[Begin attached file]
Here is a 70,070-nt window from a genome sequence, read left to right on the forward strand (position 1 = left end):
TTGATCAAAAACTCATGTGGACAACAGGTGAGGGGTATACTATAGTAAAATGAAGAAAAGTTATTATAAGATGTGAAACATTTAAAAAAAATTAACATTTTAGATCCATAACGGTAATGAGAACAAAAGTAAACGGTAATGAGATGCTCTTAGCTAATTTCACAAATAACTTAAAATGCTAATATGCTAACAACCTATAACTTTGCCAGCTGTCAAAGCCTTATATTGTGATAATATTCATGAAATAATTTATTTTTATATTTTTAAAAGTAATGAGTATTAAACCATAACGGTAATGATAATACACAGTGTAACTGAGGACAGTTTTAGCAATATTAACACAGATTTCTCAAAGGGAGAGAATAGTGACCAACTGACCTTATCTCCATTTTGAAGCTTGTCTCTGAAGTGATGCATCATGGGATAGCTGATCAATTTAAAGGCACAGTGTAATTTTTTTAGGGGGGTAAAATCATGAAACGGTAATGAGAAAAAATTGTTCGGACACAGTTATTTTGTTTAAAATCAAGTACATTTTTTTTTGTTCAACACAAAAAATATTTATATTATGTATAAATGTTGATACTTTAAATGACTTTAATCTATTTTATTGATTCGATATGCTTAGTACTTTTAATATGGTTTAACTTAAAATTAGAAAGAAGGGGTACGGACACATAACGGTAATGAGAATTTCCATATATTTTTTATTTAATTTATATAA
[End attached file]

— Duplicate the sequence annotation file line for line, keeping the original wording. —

Here is a 70,070-nt window from a genome sequence, read left to right on the forward strand (position 1 = left end):
TTGATCAAAAACTCATGTGGACAACAGGTGAGGGGTATACTATAGTAAAATGAAGAAAAGTTATTATAAGATGTGAAACATTTAAAAAAAATTAACATTTTAGATCCATAACGGTAATGAGAACAAAAGTAAACGGTAATGAGATGCTCTTAGCTAATTTCACAAATAACTTAAAATGCTAATATGCTAACAACCTATAACTTTGCCAGCTGTCAAAGCCTTATATTGTGATAATATTCATGAAATAATTTATTTTTATATTTTTAAAAGTAATGAGTATTAAACCATAACGGTAATGATAATACACAGTGTAACTGAGGACAGTTTTAGCAATATTAACACAGATTTCTCAAAGGGAGAGAATAGTGACCAACTGACCTTATCTCCATTTTGAAGCTTGTCTCTGAAGTGATGCATCATGGGATAGCTGATCAATTTAAAGGCACAGTGTAATTTTTTTAGGGGGGTAAAATCATGAAACGGTAATGAGAAAAAATTGTTCGGACACAGTTATTTTGTTTAAAATCAAGTACATTTTTTTTTGTTCAACACAAAAAATATTTATATTATGTATAAATGTTGATACTTTAAATGACTTTAATCTATTTTATTGATTCGATATGCTTAGTACTTTTAATATGGTTTAACTTAAAATTAGAAAGAAGGGGTACGGACACATAACGGTAATGAGAATTTCCATATATTTTTTATTTAATTTATATAA